Likewise, compile-time verification of units of measure is a good idea. meters + feet should be a compile-time error.

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            • #66
              Originally posted by ssokolow View Post

              While I agree that making massive, overcomplicated piles of classes is overkill, you don't want to go too far in the direction of just using basic types either.

              I went through both phases and learned that lesson the hard way.

              I still have some old codebases where, while not as bad as it could have been, they define more classes than necessary.

              Likewise, I went through a phase where I was writing un-maintainable mazes of chained integer accessors using only primitive types. A custom data type or two fixed that up very nicely by adding some field names and/or methods.

              Absolutes are rarely the correct path and I like the Happy medium embodied by Rust.
              No you misunderstand me. I don't mean the difference between using classes and using, say, arrays of ints to represent matrices or something like that. I'm all the way in favor of classes/objects over primitives, barring performance concerns that you might get with things like boxing. I mean the difference between the OOP world of having to define methods on all your data types instead of using common functions like map, reduce, filter, etc. Let me give you a more concrete example.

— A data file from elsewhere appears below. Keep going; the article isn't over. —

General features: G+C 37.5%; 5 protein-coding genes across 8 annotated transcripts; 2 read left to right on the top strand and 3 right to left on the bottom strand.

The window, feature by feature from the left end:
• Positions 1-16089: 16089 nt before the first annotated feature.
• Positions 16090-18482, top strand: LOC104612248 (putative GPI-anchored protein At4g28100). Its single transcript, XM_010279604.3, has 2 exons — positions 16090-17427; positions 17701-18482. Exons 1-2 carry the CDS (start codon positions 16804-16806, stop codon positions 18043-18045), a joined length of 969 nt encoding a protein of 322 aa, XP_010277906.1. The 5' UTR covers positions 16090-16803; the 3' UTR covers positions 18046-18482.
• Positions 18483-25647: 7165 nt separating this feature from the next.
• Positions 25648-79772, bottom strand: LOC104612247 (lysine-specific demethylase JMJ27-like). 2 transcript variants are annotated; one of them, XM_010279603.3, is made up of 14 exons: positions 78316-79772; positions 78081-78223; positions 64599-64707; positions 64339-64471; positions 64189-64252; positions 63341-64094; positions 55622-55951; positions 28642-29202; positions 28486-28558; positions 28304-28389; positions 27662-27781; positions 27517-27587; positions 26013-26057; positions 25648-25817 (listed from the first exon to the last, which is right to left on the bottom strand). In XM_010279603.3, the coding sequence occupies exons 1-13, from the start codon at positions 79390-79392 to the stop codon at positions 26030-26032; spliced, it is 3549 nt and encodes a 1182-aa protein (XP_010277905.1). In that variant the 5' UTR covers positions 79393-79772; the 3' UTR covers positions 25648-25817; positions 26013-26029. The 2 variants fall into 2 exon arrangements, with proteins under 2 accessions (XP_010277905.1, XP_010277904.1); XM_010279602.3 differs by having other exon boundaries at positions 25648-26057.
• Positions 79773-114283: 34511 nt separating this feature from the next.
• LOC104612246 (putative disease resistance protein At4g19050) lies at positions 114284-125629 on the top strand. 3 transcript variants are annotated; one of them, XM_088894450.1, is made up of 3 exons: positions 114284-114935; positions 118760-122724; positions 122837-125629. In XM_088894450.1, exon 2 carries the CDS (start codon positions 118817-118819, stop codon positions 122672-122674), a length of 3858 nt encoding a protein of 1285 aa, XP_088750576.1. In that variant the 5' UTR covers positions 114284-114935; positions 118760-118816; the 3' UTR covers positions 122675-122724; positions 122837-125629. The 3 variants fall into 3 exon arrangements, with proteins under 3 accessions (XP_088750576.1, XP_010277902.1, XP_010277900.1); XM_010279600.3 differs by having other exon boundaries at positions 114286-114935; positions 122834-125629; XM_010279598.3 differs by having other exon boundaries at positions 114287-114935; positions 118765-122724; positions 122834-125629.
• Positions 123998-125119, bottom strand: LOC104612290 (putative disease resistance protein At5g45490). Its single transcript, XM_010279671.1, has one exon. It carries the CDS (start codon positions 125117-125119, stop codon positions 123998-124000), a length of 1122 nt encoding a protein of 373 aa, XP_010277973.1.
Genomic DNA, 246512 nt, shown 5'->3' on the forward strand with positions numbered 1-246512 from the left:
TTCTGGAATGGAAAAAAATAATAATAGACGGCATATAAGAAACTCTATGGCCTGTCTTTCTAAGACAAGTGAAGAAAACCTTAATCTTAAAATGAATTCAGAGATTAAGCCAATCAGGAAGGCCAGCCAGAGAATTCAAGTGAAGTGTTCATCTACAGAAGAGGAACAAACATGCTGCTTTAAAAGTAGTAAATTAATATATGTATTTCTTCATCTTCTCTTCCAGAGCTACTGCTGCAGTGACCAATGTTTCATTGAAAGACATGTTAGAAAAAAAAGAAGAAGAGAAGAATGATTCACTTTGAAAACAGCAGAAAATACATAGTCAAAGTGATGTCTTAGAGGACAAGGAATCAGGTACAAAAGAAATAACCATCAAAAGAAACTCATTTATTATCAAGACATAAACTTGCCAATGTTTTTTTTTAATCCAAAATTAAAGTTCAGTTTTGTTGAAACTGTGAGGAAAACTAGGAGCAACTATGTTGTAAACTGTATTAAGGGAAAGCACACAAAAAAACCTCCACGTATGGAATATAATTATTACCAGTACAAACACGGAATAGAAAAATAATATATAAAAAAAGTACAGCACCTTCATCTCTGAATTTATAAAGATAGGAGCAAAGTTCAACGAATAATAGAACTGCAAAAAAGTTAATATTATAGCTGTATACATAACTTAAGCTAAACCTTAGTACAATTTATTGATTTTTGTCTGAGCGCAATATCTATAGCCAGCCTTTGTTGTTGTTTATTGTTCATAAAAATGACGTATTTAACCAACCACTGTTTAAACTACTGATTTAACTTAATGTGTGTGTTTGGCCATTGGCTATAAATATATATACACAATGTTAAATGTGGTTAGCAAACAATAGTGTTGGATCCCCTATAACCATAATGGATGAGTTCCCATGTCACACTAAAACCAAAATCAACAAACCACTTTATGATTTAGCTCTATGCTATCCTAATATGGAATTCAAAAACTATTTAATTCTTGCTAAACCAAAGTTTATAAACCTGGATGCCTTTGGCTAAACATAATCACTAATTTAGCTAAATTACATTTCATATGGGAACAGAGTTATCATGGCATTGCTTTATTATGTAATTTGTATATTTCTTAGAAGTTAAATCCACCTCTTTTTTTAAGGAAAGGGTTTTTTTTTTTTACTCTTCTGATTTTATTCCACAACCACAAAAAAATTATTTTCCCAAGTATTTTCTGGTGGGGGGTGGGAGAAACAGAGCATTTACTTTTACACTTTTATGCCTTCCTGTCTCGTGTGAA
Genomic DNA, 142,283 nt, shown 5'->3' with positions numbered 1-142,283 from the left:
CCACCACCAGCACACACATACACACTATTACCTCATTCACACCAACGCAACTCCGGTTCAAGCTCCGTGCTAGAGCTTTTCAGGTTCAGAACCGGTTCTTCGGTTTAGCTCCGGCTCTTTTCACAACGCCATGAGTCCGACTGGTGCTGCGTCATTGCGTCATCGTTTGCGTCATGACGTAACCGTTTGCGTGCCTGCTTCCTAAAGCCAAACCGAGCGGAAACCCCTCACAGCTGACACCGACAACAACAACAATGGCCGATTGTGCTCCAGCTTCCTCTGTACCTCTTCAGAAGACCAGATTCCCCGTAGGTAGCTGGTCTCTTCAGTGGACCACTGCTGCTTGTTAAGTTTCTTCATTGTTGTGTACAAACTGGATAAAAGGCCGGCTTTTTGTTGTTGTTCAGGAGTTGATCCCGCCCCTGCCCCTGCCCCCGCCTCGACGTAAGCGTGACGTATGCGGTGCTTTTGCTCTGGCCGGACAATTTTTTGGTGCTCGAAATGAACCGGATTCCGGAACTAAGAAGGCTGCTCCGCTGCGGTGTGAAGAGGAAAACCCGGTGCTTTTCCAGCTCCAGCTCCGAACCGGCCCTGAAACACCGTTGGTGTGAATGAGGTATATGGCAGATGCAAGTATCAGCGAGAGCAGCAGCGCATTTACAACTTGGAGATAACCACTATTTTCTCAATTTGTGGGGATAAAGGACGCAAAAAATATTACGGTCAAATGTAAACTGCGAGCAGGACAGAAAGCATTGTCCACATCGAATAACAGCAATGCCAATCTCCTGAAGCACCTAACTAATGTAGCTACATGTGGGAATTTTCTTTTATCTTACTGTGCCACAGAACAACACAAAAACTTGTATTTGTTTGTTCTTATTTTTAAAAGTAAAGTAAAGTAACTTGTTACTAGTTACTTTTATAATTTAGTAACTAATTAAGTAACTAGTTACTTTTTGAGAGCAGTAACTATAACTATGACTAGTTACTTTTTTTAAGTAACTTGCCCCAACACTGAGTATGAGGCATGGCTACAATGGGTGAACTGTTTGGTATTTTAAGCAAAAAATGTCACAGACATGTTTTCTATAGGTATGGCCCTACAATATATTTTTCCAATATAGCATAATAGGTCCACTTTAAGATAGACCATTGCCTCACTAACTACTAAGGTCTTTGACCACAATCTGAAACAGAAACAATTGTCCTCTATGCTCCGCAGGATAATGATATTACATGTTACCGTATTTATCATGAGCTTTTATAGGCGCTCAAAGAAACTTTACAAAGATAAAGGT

Say I write a person class in Java, with fields for the name, address, occupation, etc. Well proper design here would dictate that I add accessor methods so that I'm not directly touching the fields, so I might have a getName(), getAddress(), etc. Adding unique getters to everything kind of sucks, so a lot of IDEs automate the process for you. What do you do in Clojure, by comparison?

              Keywords (think symbols, which are often used as fields) act as functions, so I can represent my person as either a map or a record, and then a "getter" is just a reference to the field.

              Ex:

              Code:
              (def person
              {:name "Bob"
              :age 30
              :occupation "Software Developer"})
              
              ;; to "get" age
              (:age person) ;; -> 30
              So I don't have to write all these strangely named custom accessors. Now for methods, instead of writing something like getDistanceFromWork(), and calling it using person.getDistanceFromWork(), I could just write a (get-distance loc1 loc2) procedure and then write something like (get-distance (:work person) (:home person)), and now my get-distance procedure is portable. It's not tied to a person type. I can use it in other arbitrary locations, like another part of my application where I want to get the distance between two restaurants that happen to be popular for my user. I don't need to write something like person.getDistanceFromFavorites() or something like that, I just use the procedure I wrote with different arguments, because my procedure is no longer tied to a particular datatype.